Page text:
Clackamas pols celebrate Damascus birthday with death wish

By Dan Phegley, Ask Damascus

On Monday November 2, 2009 the city council of Damascus held a party celebrating the fifth birthday of Metro’s experimental city. The party was muted a bit as the prior Friday afternoon “Ask Damascus” a local citizens political action committee had turned in signatures on four city initiatives. All are charter amendments thus cannot be overturned at the whim of the city council.

09-01 Prohibits Light rail in Damascus unless voters choose otherwise.
09-02 Limits city spending, paves way for rainy day fund and tax refunds.
09-03 Limits city councils’ use of emergency clause for expediting ordinances.
09-04 Requires voter approval of intergovernmental agreements, Stops transfer of power, i.e. to Metro.

Clackamas County Chair Lynn Peterson seemed ready with a solution. Her idea as presented to the revelers was to have a vote to dis-incorporate the infant city and in the same election re-incorporate with a more Metro friendly Charter. This act of aborting an entire city would rid the region of a city charter that has become a thorn to governments as it requires actual citizen involvement. This charter, thanks to citizen initiatives, requires a vote on all new taxes, charges and fees. It also requires that the city council, when tampering with citizens initiative rights, must make any changes using the initiative process.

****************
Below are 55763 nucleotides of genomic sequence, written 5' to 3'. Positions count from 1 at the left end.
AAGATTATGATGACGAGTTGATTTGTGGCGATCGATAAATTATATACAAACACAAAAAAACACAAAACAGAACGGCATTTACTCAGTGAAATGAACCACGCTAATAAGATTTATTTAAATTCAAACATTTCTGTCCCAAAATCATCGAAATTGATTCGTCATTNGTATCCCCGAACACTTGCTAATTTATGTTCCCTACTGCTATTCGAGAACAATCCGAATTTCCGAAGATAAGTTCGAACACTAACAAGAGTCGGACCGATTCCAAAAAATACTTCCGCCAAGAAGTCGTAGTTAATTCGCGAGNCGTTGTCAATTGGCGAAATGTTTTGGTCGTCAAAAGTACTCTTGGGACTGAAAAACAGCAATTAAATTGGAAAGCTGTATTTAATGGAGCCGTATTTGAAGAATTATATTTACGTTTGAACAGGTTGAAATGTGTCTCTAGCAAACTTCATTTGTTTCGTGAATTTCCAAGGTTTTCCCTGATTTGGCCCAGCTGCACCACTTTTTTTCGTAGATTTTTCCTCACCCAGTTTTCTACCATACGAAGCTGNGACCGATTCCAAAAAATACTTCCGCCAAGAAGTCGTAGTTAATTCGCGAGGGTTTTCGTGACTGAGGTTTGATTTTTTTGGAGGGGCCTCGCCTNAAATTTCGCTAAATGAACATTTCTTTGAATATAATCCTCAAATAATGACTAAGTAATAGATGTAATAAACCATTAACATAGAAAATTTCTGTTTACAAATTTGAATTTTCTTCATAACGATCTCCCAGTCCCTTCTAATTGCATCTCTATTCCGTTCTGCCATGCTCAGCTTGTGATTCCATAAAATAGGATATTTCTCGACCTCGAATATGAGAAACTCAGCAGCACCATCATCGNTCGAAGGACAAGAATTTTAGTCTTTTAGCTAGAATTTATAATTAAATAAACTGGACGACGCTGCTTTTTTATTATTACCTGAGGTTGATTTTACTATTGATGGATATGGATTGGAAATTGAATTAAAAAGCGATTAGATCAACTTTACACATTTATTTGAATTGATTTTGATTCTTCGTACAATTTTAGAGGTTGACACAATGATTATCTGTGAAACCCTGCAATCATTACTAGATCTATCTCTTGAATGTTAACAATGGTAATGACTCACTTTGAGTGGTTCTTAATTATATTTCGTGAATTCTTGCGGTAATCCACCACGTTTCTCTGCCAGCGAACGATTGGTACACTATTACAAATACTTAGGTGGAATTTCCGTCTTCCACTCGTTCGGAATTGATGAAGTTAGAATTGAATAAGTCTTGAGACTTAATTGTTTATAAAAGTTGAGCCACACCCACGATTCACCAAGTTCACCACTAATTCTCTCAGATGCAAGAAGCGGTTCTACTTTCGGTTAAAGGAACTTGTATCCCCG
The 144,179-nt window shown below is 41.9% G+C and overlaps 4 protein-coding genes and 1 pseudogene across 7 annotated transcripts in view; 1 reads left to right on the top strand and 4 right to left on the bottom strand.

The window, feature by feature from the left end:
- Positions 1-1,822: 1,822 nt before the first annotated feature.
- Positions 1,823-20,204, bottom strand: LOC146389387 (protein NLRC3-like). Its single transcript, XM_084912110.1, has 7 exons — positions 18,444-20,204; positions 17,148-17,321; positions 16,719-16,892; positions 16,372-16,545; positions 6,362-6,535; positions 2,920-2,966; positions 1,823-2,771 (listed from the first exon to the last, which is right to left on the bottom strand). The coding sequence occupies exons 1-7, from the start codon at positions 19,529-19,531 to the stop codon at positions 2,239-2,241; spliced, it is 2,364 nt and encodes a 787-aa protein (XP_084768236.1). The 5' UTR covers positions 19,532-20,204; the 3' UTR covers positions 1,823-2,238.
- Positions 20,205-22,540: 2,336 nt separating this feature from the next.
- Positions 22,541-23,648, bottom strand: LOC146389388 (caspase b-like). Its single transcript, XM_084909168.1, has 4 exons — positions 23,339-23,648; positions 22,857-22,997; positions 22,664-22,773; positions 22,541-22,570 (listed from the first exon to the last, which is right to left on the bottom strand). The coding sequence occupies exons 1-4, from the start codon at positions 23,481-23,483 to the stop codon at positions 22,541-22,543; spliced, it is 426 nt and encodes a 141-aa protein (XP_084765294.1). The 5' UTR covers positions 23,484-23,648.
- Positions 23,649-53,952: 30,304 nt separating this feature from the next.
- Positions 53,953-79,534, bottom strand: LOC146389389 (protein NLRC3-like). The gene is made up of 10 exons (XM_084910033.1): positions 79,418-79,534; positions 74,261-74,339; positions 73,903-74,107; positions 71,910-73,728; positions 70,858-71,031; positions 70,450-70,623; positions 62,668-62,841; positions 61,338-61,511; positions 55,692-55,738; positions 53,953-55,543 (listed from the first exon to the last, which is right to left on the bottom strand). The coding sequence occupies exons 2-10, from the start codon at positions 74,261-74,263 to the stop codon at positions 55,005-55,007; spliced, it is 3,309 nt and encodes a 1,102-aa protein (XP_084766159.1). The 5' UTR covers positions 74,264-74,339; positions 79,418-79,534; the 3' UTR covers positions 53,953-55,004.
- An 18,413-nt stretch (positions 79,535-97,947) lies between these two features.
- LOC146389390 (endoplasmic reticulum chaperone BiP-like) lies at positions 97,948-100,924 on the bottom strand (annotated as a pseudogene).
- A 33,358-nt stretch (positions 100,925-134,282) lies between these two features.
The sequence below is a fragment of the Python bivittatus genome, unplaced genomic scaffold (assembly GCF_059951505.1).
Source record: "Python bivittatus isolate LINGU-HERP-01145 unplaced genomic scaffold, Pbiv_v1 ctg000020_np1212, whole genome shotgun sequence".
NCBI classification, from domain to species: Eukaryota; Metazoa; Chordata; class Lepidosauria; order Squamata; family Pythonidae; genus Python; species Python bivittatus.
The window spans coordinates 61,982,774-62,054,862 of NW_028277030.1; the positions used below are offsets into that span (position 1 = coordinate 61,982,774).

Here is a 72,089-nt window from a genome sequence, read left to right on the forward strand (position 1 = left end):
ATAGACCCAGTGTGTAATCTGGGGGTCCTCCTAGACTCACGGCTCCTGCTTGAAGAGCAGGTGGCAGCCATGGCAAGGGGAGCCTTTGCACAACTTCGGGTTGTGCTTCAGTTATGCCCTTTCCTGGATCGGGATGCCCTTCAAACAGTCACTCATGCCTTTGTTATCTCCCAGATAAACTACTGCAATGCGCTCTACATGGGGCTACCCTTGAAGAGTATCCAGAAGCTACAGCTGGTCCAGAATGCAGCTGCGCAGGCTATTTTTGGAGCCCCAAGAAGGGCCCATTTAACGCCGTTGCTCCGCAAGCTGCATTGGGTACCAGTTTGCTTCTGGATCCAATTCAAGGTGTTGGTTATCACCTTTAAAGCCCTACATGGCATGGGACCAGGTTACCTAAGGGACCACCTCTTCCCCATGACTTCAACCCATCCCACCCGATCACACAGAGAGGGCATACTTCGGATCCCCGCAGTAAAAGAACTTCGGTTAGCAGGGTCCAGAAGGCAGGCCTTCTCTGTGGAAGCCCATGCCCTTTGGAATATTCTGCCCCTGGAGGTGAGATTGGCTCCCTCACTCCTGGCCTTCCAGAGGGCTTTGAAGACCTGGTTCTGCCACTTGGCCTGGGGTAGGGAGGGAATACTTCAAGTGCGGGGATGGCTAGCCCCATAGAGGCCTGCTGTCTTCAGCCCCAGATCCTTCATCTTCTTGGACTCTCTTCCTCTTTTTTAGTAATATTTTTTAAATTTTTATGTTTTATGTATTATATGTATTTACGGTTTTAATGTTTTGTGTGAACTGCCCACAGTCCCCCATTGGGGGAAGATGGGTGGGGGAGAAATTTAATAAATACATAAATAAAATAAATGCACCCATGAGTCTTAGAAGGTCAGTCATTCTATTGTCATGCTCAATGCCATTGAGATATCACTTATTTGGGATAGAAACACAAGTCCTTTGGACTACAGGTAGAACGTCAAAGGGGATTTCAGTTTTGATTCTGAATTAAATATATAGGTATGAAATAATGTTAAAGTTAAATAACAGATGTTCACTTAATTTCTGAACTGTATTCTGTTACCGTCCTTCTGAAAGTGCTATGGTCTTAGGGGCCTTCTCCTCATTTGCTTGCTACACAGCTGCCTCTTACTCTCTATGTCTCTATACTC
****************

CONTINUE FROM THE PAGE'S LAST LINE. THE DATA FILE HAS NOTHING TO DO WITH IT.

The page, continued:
Another reveler Jim Bernard (county commissioner) told me “this is a representative government and citizens should not be voting on everything”. The subject at the time was the proposed county tree ordinance and why voting should not be permitted. When I asked if he was aware of what he swore to uphold when taking office to his credit he remembered it was the Oregon Constitution but could not recall the topic of the very first paragraph.

Their positions are interesting given the state planning goals primary requirement is citizen input, but voting apparently is just over the top.

By the way, the topic of the first paragraph of the constitution: Section 1. Natural rights inherent in people.

The rest of the paragraph reads:
We declare that all men, when they form a social compact are equal in right: that all power is inherent in the people, and all free governments are founded on their authority, and instituted for their peace, safety, and happiness; and they have at all times a right to alter, reform, or abolish the government in such manner as they may think proper.—

Dan Phegley
Ask Damascus